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I have some mathematical expressions as Java Strings (100 % 6)* 7 = and Sin(45) + log 100 – 3 ^ 5 =. I want to parse these on operands and operators then solve them.

But I don't want to use Java Regular Expressions. What is the best solution?

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closed as off-topic by templatetypedef, Kevin Panko, Java Devil, Salvador Dali, SheetJS Oct 31 '13 at 4:04

This question appears to be off-topic. The users who voted to close gave this specific reason:

  • "Questions asking for code must demonstrate a minimal understanding of the problem being solved. Include attempted solutions, why they didn't work, and the expected results. See also: Stack Overflow question checklist" – Kevin Panko, Java Devil
If this question can be reworded to fit the rules in the help center, please edit the question.

    
It's not 'splitting', it's called 'scanning' (or 'tokenizing') and 'parsing'. –  EJP Oct 24 '13 at 4:10
    
@EJP tahnk you, I just edited it –  Ehsan Oct 24 '13 at 4:12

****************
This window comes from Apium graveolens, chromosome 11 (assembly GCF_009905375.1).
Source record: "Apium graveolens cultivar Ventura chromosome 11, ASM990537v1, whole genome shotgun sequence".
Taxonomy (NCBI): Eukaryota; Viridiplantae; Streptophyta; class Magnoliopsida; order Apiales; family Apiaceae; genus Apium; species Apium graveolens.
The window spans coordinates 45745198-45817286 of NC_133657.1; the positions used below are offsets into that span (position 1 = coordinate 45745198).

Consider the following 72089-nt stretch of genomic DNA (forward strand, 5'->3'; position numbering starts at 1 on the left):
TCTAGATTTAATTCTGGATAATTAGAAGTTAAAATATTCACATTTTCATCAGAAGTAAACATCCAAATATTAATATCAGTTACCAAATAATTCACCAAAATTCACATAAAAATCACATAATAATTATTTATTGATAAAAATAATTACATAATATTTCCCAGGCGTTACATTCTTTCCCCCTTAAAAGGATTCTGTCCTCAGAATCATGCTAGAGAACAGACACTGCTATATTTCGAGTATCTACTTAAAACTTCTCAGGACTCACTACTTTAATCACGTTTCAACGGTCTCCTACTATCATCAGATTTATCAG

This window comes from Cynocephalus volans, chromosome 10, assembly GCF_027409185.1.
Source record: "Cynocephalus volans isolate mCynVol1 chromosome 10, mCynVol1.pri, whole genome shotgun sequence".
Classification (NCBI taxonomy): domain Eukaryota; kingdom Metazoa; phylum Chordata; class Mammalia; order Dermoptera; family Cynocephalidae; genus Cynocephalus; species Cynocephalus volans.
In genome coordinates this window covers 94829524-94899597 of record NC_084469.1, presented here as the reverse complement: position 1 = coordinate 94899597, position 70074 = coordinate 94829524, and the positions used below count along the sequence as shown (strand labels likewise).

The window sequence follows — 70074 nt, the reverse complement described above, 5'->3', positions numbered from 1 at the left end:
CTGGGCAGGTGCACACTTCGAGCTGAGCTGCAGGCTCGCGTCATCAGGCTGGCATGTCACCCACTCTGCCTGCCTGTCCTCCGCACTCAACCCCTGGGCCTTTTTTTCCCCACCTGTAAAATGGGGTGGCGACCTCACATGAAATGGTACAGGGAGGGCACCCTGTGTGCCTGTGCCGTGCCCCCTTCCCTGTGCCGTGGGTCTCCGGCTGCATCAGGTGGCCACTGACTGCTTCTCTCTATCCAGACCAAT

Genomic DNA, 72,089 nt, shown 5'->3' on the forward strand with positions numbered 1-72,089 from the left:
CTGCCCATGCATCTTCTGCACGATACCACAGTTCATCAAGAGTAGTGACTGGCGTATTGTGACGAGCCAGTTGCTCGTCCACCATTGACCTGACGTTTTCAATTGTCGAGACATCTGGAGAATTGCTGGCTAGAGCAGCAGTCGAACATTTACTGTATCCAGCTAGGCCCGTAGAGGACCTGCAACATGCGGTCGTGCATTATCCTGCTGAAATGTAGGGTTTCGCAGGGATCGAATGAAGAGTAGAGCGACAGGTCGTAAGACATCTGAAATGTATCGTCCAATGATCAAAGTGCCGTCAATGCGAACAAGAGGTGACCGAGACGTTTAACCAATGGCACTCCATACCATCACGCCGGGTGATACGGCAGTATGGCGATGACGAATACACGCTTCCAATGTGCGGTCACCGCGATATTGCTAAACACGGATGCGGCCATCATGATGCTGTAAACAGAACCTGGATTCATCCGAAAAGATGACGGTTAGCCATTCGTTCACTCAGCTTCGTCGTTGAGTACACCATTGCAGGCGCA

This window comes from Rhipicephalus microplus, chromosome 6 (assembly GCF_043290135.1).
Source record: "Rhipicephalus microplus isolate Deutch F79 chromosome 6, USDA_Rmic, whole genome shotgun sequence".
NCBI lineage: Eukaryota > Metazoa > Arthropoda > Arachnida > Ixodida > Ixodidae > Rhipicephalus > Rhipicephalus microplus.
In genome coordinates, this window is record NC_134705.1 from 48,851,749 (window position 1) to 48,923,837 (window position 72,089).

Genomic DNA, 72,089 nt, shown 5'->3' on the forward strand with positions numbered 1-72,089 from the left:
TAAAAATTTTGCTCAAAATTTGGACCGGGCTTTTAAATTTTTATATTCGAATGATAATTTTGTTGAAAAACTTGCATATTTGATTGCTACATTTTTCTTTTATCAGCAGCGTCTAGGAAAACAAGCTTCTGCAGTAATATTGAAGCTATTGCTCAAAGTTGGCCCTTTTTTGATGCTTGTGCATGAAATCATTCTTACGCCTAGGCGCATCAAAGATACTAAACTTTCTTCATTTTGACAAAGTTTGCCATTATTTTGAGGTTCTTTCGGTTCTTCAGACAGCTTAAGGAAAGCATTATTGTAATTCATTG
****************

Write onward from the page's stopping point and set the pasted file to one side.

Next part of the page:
So you need a parsing technology that you can access from java. There are questions that already ask and answer this question. stackoverflow.com/questions/1792261/java-maths-parsing-api –  Lisa Oct 24 '13 at 4:30

2 Answers 2

bison+yacc may be what you want, a LALR text parser.

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I'd recommend two Java-based solutions: ANTLR or JavaCC. The former is more modern and better supported today. –  duffymo Oct 24 '13 at 11:49
import javax.script.ScriptEngineManager;
import javax.script.ScriptEngine;

public class aaa {



     public static void main(String []args){

        try {


        String xyz = "3*3+3";
        String kkk = "(100 % 6)* 7";

        ScriptEngineManager manager = new ScriptEngineManager();
        ScriptEngine se = manager.getEngineByName("JavaScript");        
        Object result1 = se.eval(xyz);
        Object result2 = se.eval(kkk);


        System.out.println("result1: "+result1);
        System.out.println("result2: "+result2);


        } 
        catch (Exception e) {
         e.printStackTrace();
        }
     }

}
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1  
It using JavaScript engine but I want to process in JAVA and it cant calculate sin and log –  Ehsan Oct 24 '13 at 4:36
1  
Mere code is not an answer at SO. You have to explain. –  EJP Oct 24 '13 at 4:41
    
This is Java code. Rhino is built into Java. I disagree with EJP - code is perfectly okay. Do what you can. You wouldn't chide Jon Skeet if he posted code. –  duffymo Oct 24 '13 at 11:43

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